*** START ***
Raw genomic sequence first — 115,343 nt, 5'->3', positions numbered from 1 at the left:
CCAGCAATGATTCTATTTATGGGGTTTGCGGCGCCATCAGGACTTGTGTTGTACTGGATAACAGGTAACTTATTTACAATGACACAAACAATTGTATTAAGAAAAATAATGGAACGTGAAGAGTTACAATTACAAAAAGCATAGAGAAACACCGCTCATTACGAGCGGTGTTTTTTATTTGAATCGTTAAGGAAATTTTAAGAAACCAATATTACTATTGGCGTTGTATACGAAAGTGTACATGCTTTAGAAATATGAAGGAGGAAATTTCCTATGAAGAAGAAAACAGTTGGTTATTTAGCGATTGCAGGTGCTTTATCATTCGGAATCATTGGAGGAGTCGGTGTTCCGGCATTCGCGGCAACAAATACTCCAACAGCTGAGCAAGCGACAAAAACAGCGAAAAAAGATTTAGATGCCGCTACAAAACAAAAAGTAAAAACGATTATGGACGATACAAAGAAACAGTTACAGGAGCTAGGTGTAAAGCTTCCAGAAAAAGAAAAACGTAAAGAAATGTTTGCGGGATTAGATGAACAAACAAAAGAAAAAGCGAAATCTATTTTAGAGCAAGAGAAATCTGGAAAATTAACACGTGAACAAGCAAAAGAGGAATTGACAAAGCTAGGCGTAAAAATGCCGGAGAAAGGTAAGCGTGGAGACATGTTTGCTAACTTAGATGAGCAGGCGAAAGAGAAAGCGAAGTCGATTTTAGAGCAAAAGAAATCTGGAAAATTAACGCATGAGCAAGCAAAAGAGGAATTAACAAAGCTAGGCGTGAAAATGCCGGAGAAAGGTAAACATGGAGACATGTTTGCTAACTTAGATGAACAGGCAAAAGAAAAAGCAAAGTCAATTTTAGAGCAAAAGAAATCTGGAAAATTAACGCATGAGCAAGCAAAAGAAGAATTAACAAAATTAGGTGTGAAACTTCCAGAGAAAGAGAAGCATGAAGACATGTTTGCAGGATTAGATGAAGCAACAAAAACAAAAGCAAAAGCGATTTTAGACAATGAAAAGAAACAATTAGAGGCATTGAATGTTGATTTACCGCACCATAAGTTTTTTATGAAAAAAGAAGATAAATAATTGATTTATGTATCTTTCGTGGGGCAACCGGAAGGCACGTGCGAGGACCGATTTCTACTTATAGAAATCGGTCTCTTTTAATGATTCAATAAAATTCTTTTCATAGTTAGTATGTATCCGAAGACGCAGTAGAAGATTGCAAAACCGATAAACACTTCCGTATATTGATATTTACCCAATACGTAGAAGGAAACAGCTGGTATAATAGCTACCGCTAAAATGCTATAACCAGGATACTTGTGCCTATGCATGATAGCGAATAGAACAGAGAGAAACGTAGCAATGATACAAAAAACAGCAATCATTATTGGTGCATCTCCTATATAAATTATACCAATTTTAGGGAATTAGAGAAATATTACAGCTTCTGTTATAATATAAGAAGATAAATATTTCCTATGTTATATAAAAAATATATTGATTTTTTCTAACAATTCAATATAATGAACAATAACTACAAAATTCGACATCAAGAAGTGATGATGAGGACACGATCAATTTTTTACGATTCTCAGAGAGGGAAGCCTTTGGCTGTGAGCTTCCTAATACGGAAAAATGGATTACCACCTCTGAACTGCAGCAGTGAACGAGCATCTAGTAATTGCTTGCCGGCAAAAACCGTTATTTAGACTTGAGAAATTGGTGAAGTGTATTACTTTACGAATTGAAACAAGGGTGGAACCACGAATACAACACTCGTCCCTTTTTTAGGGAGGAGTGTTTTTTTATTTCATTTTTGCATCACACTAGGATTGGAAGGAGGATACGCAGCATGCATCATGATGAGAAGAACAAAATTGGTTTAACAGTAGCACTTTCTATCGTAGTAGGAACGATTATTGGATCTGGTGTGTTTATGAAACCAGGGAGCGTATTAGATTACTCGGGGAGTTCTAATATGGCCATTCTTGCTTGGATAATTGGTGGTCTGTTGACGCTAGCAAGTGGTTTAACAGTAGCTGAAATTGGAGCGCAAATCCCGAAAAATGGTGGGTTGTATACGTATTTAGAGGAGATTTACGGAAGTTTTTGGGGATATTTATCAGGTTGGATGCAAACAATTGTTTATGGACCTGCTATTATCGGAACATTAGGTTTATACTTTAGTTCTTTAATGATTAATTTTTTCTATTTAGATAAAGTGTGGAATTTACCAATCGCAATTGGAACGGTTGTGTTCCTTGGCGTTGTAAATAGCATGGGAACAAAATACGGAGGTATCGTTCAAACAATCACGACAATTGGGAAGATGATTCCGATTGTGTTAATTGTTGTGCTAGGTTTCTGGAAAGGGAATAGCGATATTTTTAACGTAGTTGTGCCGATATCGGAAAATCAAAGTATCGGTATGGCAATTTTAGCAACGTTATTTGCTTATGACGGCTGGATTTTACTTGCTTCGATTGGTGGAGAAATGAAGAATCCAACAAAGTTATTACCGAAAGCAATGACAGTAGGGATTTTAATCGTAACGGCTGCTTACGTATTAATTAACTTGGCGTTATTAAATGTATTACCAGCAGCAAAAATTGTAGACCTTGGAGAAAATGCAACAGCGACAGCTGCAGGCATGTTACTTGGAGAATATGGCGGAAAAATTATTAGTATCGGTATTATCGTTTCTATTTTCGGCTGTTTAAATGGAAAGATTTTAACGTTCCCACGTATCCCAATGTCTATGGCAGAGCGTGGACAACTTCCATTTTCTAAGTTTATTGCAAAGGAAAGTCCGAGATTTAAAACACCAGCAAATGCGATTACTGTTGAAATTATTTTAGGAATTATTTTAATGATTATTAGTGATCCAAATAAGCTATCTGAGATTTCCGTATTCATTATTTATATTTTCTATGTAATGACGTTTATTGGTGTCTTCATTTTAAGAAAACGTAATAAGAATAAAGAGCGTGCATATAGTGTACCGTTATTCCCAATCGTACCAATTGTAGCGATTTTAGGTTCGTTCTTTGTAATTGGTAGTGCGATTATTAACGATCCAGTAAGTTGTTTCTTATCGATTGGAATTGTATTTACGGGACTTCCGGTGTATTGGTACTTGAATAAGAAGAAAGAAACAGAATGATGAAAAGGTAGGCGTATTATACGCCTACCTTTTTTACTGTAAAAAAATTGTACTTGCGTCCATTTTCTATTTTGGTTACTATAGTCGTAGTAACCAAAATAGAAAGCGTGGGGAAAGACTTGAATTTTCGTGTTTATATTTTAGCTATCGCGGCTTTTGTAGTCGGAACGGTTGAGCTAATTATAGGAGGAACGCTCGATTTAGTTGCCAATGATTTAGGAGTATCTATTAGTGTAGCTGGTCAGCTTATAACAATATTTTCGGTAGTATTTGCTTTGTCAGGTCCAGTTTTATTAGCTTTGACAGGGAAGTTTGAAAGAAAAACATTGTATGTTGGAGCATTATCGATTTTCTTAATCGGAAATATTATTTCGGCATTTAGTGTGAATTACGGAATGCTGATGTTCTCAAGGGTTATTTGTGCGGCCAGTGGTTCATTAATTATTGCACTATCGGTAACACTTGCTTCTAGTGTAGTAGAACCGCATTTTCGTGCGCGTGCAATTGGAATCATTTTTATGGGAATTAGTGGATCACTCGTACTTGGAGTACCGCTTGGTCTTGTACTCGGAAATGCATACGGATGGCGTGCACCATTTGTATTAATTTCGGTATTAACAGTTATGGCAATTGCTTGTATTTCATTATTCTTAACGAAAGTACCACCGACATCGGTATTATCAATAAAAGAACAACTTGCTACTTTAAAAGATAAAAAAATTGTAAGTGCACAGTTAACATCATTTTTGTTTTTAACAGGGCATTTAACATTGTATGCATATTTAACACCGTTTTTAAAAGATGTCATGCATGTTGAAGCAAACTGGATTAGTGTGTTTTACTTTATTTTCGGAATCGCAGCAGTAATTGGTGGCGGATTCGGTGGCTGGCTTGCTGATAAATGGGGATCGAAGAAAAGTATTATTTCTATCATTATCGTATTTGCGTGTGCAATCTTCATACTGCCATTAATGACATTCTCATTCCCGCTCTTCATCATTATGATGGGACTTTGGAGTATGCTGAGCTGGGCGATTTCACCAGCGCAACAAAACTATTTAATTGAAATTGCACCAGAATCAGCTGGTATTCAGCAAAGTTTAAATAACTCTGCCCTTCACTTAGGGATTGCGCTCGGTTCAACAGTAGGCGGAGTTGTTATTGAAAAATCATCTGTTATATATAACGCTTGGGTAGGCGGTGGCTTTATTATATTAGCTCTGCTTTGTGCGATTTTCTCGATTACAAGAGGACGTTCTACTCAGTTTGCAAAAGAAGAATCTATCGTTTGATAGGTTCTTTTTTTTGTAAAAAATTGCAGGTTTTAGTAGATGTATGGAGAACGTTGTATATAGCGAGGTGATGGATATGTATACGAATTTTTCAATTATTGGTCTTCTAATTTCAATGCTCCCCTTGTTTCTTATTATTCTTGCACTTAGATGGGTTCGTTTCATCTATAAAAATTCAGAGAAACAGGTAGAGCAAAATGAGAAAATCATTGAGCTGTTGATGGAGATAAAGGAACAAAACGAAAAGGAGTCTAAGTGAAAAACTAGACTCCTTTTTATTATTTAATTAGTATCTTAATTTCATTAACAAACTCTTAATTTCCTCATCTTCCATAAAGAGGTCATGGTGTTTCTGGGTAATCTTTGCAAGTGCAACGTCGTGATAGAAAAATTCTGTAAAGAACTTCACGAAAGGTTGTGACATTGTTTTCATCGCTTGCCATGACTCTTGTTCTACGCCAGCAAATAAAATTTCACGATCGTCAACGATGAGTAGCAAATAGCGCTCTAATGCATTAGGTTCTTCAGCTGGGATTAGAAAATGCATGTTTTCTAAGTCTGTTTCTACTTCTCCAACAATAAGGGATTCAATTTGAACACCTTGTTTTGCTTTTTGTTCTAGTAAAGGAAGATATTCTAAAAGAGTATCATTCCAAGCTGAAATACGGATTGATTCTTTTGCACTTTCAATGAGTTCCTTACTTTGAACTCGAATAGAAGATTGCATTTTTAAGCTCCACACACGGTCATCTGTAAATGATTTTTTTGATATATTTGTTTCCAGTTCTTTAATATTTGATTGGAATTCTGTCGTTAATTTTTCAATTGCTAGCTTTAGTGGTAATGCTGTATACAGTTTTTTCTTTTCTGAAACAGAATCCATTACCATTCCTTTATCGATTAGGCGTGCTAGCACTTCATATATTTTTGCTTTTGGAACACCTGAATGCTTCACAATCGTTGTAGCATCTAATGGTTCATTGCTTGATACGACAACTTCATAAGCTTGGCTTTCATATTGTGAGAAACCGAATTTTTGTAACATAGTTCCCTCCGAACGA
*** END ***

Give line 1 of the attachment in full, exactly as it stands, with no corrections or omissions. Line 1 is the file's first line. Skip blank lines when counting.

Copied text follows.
Raw genomic sequence first — 115,343 nt, 5'->3', positions numbered from 1 at the left: